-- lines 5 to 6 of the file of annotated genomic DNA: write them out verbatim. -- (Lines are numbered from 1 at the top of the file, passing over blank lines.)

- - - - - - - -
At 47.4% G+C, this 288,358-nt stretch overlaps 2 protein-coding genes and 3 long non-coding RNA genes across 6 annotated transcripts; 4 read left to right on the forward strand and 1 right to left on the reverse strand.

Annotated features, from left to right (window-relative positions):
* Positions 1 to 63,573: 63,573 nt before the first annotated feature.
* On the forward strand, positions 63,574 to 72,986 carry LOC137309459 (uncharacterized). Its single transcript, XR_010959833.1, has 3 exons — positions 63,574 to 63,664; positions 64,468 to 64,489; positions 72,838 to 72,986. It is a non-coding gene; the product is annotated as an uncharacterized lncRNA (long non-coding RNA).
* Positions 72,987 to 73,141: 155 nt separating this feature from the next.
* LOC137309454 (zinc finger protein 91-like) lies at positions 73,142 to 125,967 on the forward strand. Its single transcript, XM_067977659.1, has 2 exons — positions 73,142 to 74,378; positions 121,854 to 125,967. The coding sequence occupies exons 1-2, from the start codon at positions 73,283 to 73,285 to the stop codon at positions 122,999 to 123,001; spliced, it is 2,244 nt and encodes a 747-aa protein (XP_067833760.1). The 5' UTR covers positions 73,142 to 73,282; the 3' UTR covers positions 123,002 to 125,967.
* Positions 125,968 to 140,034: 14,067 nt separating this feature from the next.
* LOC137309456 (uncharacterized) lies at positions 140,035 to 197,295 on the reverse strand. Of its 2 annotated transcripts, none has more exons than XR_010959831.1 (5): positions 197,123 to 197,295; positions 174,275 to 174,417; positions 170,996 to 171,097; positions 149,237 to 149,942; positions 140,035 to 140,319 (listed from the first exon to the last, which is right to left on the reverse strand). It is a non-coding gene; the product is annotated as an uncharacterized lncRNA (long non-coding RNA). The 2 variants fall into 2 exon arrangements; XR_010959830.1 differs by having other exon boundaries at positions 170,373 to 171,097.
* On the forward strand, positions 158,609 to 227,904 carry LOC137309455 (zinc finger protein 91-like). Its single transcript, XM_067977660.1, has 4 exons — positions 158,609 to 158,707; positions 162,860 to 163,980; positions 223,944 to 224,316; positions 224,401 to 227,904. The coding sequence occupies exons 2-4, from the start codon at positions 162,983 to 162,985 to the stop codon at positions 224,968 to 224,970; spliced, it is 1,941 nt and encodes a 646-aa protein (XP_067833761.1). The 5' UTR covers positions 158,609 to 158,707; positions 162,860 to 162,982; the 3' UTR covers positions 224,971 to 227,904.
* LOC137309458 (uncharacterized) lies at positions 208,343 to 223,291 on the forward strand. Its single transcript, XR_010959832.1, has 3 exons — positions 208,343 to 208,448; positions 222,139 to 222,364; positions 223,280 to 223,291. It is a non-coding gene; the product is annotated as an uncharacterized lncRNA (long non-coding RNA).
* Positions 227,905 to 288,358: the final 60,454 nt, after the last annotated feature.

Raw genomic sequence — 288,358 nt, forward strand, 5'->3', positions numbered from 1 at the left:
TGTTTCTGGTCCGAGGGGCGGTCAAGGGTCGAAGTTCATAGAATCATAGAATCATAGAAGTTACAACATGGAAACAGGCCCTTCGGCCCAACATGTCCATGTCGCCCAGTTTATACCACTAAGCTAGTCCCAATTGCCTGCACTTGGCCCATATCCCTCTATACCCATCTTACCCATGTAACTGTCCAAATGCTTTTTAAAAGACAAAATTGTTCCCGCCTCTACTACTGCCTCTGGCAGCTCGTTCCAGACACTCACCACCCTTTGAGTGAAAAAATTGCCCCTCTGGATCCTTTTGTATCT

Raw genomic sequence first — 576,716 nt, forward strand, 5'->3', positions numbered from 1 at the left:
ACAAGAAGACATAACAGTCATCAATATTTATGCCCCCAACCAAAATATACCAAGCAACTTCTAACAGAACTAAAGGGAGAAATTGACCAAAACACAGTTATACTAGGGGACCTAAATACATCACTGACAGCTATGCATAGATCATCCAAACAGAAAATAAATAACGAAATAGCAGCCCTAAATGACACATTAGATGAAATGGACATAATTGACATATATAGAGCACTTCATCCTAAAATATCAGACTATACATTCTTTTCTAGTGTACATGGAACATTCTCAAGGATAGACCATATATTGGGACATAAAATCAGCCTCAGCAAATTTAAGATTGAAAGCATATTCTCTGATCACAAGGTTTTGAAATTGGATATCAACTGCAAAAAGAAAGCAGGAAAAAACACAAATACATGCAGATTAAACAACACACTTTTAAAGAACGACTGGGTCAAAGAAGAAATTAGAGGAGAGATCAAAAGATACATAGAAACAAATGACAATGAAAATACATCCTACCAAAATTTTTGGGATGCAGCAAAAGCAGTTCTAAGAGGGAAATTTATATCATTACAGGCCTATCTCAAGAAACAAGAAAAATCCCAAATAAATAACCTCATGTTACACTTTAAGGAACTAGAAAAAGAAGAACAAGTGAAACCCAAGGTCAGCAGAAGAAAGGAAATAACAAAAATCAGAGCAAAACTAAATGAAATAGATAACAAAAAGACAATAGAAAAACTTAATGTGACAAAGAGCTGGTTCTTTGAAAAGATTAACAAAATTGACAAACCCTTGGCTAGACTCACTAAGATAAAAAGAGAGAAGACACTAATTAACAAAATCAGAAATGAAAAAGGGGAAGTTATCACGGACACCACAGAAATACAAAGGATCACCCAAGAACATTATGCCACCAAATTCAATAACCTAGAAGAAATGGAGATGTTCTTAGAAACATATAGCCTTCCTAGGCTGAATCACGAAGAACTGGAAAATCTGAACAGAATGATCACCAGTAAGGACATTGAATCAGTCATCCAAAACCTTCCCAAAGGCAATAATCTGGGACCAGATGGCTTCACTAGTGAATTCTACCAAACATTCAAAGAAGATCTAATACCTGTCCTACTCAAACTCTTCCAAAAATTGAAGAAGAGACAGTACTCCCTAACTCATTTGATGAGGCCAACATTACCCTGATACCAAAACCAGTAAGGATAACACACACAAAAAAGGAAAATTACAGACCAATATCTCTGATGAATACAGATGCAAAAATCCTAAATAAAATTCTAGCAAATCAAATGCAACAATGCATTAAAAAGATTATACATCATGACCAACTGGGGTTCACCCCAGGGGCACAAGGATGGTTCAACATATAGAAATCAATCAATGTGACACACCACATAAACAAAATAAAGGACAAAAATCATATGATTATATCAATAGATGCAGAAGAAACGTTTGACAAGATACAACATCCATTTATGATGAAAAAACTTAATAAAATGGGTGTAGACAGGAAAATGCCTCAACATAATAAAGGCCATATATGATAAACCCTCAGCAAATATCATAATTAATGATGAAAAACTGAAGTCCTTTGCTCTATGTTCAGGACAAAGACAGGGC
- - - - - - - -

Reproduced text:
* Positions 72,987 to 73,141: 155 nt separating this feature from the next.
* LOC137309454 (zinc finger protein 91-like) lies at positions 73,142 to 125,967 on the forward strand. Its single transcript, XM_067977659.1, has 2 exons — positions 73,142 to 74,378; positions 121,854 to 125,967. The coding sequence occupies exons 1-2, from the start codon at positions 73,283 to 73,285 to the stop codon at positions 122,999 to 123,001; spliced, it is 2,244 nt and encodes a 747-aa protein (XP_067833760.1). The 5' UTR covers positions 73,142 to 73,282; the 3' UTR covers positions 123,002 to 125,967.